Dez Bryant's eight catches for 110 yards may overshadow Williams' production on the stat sheet. Even with No. 88's output though, Williams is making a strong case for this team's second starting receiver.
For the second week in a row, current No. 2 wideout Miles Austin was all but silent, catching none of his three targets. Against Washington in Week 6, Austin didn't see one ball thrown his way.
The chemistry between Williams and Romo is becoming stronger each week during this 2013 season. Williams is earning Romo's trust by catching most of the balls thrown his way and becoming a reliable red-zone option.
If the rookie continues to play the way he has the last several weeks, he could be receiving a promotion at Austin's expense soon.
Cowboys Commit to Run, Albeit Unsuccessfully
Taking away Tony Romo's four scrambles, the Cowboys ran the ball 22 times against the Eagles. Their commitment to the run resulted in more than a few runs by Joseph Randle for two or three yards.
Randle and Phillip Tanner combined for 66 yards on the day with the longest rush being for just 12.
Those aren't the numbers offensive coordinator Bill Callahan was likely looking for coming into this matchup. The important thing to note here though is that he didn't throw the running playbook out the window.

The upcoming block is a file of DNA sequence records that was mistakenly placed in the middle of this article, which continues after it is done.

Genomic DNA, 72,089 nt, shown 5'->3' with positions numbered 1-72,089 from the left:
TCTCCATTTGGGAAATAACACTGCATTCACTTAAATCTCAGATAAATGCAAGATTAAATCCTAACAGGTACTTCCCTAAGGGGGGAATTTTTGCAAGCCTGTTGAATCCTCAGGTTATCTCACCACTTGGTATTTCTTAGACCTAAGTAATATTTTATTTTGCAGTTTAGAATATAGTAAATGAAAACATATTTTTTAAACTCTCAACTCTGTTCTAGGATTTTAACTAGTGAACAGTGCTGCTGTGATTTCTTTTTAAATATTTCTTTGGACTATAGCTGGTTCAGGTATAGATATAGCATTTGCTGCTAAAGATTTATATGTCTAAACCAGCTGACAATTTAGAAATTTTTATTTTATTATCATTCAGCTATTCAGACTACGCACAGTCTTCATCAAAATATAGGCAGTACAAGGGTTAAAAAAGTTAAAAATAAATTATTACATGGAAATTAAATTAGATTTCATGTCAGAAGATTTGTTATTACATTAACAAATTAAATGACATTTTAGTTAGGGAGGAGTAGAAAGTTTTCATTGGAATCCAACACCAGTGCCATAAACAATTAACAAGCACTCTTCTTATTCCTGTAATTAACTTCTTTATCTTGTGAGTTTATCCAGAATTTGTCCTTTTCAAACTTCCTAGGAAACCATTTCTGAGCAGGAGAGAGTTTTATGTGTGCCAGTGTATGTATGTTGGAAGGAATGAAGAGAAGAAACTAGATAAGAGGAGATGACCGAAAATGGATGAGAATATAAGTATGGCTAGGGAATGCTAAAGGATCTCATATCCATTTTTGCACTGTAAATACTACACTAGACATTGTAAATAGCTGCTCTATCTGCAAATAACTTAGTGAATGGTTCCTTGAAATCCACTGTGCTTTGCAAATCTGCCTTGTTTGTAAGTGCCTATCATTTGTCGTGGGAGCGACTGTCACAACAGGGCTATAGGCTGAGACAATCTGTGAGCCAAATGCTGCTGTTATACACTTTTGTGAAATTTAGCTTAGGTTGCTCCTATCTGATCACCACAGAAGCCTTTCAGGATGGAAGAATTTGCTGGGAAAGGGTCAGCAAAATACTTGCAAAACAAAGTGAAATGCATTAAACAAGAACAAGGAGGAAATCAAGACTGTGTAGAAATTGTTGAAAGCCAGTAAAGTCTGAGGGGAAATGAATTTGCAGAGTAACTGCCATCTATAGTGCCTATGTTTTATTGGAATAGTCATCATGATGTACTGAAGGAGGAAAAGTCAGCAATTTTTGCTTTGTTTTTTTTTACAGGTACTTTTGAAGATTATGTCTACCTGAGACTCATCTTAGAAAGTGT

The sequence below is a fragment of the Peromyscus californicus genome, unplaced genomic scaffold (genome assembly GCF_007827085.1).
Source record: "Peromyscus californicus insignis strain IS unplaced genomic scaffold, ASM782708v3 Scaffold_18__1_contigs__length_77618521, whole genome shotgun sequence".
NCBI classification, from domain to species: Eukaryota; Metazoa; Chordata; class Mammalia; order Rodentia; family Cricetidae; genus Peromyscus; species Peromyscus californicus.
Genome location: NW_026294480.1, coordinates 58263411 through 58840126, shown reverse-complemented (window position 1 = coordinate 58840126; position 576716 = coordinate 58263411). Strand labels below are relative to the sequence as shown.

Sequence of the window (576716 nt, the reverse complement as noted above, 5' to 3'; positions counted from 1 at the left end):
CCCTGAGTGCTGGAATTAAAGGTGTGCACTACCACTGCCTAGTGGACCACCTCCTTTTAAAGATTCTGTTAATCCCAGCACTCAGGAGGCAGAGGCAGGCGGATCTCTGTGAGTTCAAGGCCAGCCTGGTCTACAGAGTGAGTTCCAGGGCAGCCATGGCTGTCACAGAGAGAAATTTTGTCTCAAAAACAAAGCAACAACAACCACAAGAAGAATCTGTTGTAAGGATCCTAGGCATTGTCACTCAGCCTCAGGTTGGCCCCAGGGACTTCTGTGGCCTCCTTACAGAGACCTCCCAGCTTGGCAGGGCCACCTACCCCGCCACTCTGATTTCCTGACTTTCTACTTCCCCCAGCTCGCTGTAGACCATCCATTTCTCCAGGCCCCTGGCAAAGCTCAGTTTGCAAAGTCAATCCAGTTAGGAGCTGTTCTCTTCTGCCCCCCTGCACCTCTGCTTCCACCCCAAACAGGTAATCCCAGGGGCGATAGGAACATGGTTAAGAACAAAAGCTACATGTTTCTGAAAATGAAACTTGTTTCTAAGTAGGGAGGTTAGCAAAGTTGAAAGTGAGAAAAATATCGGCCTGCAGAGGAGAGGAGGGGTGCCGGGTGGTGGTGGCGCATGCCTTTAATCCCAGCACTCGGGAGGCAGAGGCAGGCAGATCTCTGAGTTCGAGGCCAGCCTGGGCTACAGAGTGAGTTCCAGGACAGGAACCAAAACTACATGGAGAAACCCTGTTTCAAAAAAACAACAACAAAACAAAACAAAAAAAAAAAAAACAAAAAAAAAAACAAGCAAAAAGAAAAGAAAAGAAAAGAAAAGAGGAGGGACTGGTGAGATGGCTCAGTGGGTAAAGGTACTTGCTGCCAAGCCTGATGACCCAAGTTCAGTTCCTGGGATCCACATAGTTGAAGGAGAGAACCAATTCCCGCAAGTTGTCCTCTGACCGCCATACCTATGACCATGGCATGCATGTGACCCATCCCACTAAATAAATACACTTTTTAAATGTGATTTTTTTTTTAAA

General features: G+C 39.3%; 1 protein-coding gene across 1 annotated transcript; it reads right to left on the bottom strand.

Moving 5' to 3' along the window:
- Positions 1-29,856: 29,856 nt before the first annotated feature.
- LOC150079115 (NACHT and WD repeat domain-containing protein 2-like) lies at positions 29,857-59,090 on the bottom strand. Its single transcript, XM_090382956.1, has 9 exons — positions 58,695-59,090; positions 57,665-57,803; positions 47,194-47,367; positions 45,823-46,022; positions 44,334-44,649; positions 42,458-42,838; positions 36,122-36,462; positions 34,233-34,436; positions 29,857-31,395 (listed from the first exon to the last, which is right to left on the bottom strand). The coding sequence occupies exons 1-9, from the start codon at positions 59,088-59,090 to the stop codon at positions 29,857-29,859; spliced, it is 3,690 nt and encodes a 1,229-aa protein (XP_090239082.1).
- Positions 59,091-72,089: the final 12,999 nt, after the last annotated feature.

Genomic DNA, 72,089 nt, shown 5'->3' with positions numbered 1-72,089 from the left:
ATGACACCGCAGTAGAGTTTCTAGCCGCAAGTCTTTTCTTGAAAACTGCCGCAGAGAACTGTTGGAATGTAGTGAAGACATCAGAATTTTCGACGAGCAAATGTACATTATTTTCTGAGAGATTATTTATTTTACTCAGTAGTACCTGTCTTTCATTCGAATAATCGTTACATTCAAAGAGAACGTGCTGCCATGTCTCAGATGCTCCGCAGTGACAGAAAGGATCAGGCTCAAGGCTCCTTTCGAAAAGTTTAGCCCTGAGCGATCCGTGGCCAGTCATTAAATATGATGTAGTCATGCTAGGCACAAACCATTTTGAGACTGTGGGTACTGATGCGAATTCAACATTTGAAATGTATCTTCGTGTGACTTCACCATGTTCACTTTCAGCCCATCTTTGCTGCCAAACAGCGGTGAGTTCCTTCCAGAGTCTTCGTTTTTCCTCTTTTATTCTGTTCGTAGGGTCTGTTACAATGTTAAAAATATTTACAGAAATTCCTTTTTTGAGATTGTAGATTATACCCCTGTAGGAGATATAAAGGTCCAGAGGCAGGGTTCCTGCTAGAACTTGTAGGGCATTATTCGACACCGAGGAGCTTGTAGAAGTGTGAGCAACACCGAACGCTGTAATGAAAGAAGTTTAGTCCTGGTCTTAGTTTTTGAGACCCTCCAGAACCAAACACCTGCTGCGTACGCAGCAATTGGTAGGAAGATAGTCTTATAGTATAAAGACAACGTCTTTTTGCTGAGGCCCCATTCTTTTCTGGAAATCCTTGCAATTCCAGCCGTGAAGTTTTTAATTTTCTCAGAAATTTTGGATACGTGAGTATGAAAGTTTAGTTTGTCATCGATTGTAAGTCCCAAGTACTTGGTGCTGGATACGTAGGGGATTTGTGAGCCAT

Dallas has given up on the running game in several games over the past few years when its production is minimal. It was smart of Callahan to not fall into the Cowboys' old ways and keep the offense balanced. Romo's arm can't be asked to do it all.
Dallas Made Statement with Touchdown to Open Second Half
After struggling to do much of anything on offense through the first two quarters, the Dallas offense was downright impressive to open the second half.
The 'Boys marched 66 yards on 10 plays on their way to a one-yard touchdown run by Phillip Tanner. Perhaps more importantly, the drive took almost six minutes off the clock before Philadelphia saw the ball in the third quarter.
Dallas' opening offensive drive in the third quarter helped wash away the funk that the offense seemed to be in. It allowed Tony Romo and the rest to gain some confidence and separation from Philly on the scoreboard.
After that drive, it just felt like the Cowboys had woken up offensively and just took what the Eagles defense gave them. The offense didn't play to its full potential by any means, but it did enough. Sometimes, that's all you can ask for in a gritty game.
LeSean McCoy Kept in Check
As little as Joseph Randle was able to contribute for his team, Philadelphia got even less from LeSean McCoy.